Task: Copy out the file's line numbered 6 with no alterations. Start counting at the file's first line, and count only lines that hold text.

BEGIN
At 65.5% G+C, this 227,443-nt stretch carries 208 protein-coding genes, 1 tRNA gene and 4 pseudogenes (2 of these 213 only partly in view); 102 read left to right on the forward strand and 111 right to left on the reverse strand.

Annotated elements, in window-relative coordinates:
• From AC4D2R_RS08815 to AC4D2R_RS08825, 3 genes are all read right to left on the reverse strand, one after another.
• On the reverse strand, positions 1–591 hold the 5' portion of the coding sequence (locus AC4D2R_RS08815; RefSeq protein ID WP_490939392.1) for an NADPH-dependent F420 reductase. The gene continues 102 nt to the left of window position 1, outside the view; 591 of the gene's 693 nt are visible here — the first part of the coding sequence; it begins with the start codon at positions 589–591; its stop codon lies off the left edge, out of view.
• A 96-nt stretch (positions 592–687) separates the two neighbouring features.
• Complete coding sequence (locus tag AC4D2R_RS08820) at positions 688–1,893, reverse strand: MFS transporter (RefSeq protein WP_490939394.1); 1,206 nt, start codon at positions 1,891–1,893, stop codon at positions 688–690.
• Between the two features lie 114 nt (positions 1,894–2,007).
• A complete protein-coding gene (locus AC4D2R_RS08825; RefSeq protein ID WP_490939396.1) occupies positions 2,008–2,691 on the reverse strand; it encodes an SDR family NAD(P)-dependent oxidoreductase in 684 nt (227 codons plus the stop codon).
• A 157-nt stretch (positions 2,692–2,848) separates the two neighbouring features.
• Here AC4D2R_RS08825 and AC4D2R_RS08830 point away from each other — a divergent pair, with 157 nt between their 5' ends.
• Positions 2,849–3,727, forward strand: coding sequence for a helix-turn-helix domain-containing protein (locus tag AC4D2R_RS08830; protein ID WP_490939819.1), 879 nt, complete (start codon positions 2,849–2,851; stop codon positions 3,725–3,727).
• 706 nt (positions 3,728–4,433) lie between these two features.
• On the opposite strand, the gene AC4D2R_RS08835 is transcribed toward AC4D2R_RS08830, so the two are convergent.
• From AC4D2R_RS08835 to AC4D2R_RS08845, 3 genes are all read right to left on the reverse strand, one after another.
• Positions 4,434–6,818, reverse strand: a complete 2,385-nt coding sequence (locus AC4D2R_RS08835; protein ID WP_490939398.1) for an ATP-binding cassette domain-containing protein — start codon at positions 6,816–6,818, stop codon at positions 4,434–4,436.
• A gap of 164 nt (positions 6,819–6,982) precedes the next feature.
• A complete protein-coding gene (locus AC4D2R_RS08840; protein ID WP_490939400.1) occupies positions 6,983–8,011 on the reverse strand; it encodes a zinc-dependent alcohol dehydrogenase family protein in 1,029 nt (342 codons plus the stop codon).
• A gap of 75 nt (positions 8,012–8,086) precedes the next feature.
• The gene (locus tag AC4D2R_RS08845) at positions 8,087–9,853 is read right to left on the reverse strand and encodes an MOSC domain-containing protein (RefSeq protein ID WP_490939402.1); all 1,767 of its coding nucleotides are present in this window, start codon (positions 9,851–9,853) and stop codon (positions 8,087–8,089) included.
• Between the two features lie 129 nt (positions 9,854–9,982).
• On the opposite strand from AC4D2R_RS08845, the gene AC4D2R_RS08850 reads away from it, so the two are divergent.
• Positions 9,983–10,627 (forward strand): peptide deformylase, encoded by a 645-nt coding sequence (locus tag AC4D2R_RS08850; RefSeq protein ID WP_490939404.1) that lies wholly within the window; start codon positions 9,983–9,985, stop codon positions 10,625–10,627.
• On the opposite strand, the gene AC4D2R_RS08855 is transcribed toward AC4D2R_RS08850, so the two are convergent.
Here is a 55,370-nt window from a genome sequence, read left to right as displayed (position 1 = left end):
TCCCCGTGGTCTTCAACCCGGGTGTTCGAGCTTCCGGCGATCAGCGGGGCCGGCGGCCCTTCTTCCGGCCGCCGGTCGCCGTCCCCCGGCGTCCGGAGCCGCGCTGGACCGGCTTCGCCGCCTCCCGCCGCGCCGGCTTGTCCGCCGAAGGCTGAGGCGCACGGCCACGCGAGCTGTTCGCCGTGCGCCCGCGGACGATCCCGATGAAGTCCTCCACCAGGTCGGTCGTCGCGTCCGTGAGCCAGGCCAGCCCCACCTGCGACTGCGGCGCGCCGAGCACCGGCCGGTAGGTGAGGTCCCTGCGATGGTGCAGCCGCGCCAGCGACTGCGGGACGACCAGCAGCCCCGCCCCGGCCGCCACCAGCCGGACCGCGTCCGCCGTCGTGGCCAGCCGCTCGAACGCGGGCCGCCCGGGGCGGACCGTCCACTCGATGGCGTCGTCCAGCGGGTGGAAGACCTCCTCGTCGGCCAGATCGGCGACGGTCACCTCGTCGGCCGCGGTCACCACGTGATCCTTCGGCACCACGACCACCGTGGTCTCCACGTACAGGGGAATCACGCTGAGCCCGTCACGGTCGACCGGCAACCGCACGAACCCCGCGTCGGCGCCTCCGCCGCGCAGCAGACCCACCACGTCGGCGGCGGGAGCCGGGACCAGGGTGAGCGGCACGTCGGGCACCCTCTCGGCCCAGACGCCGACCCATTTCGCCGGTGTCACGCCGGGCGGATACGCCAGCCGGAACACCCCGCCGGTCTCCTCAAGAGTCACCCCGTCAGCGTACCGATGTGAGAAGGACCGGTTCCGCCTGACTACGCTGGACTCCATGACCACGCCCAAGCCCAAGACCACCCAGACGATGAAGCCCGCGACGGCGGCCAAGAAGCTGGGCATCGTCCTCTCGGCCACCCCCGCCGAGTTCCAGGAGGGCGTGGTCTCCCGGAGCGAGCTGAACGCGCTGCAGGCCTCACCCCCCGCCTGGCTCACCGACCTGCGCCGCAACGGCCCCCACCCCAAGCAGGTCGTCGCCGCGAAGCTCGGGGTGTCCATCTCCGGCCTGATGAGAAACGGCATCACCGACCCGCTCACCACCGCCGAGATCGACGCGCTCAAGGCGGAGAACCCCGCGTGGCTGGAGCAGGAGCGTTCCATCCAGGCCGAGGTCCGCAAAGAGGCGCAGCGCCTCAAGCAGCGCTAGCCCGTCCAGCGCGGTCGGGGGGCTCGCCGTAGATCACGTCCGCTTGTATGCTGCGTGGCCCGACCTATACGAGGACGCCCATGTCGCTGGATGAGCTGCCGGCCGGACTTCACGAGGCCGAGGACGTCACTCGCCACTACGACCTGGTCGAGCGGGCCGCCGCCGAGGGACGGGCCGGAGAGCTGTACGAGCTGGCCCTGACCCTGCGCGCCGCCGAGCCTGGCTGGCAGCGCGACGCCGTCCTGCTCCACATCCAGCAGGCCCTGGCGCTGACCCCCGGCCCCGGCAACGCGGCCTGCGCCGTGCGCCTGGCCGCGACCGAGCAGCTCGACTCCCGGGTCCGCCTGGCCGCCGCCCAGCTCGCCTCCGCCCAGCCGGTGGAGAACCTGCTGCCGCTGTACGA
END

• Complete coding sequence (locus tag AC4D2R_RS08820) at positions 688–1,893, reverse strand: MFS transporter (RefSeq protein WP_490939394.1); 1,206 nt, start codon at positions 1,891–1,893, stop codon at positions 688–690.